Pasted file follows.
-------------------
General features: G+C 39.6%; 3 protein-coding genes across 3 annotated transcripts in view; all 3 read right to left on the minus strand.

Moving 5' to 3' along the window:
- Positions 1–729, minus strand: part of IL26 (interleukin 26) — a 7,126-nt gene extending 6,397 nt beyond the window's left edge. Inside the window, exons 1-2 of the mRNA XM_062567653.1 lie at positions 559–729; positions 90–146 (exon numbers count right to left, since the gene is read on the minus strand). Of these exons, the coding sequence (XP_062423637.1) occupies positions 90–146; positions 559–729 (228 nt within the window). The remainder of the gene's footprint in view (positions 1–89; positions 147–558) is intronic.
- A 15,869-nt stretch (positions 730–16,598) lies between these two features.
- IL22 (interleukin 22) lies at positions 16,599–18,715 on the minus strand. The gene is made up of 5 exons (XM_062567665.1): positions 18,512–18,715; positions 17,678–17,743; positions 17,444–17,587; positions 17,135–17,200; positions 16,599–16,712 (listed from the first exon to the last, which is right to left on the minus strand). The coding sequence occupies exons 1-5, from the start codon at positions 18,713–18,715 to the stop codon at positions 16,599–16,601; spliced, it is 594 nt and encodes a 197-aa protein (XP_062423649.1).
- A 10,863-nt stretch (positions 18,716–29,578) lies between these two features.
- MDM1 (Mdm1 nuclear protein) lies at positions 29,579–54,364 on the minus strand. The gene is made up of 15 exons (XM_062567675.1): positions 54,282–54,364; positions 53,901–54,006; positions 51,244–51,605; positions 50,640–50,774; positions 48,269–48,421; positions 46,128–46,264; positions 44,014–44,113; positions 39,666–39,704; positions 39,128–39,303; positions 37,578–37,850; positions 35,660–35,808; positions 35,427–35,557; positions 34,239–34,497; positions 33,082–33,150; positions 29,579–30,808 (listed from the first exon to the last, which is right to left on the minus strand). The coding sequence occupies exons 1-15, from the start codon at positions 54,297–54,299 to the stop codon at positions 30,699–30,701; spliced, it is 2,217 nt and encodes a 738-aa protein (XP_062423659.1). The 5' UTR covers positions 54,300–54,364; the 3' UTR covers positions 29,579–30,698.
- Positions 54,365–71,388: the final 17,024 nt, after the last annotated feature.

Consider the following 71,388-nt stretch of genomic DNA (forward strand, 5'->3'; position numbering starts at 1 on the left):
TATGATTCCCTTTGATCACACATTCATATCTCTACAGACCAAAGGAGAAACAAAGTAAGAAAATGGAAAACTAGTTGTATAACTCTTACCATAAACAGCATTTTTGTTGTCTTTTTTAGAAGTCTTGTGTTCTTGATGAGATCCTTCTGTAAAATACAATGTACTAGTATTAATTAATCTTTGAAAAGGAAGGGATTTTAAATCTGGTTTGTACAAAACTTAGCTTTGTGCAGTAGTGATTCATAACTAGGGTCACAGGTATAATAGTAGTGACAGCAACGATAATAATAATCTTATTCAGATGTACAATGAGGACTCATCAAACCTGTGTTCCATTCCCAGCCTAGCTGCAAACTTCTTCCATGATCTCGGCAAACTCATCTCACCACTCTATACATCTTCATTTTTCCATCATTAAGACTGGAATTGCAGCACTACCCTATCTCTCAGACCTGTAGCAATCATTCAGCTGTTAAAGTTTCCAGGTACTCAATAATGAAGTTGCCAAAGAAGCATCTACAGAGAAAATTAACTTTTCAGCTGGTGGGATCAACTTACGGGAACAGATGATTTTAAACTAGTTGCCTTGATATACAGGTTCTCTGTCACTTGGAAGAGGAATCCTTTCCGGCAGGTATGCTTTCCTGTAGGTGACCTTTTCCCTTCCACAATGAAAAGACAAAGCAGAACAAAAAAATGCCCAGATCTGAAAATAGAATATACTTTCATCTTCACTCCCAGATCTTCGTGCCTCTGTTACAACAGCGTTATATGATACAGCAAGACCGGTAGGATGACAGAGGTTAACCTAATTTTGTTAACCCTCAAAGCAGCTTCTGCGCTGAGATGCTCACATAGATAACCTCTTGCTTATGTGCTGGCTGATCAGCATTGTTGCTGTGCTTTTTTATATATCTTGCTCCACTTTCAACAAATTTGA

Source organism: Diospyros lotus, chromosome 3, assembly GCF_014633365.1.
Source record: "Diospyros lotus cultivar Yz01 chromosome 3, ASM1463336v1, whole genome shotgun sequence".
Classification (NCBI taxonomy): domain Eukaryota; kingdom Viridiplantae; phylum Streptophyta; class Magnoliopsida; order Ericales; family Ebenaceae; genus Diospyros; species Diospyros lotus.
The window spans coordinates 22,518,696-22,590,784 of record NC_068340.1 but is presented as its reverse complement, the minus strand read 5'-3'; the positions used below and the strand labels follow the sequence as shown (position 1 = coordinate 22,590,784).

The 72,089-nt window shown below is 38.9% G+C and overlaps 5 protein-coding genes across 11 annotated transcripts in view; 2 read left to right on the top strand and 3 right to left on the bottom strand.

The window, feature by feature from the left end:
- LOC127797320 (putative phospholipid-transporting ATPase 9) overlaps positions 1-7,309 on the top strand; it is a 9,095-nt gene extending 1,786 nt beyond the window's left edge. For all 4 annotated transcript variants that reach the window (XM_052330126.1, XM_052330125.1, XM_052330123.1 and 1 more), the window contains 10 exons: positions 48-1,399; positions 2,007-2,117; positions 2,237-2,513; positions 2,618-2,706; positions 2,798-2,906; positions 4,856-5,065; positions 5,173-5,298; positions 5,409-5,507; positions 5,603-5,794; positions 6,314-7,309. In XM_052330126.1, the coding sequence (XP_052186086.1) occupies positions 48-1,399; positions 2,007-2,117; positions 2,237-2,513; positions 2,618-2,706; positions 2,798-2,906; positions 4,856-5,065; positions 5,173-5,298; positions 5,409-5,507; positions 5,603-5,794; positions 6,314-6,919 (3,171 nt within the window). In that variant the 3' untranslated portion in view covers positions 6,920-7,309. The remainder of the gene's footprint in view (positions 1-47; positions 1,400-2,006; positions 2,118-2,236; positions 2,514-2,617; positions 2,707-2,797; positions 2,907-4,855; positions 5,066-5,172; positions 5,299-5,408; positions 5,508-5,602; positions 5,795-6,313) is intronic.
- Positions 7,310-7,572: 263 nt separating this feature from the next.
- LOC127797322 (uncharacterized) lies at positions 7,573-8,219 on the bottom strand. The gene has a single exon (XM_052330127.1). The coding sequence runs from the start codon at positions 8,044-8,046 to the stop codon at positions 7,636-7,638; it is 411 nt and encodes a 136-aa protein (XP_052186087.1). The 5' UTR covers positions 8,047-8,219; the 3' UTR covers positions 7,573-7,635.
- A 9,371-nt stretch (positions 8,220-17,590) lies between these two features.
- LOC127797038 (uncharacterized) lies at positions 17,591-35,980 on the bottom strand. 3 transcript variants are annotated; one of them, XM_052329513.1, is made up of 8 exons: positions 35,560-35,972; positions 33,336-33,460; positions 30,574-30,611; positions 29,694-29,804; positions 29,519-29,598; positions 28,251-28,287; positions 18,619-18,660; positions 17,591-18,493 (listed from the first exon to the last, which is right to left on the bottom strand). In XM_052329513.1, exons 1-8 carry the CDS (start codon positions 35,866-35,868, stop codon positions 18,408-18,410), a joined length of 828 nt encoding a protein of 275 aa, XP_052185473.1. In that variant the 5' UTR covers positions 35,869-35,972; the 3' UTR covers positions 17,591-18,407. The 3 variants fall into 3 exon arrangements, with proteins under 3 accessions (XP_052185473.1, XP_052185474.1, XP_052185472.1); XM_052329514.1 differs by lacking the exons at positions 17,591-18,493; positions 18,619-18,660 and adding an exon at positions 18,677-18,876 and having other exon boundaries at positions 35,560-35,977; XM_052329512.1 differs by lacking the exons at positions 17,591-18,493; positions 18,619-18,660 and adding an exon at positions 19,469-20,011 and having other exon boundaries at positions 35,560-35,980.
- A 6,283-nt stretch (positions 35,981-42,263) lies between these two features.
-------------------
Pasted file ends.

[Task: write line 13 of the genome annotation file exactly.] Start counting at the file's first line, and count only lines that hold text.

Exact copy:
Classification (NCBI taxonomy): domain Eukaryota; kingdom Viridiplantae; phylum Streptophyta; class Magnoliopsida; order Ericales; family Ebenaceae; genus Diospyros; species Diospyros lotus.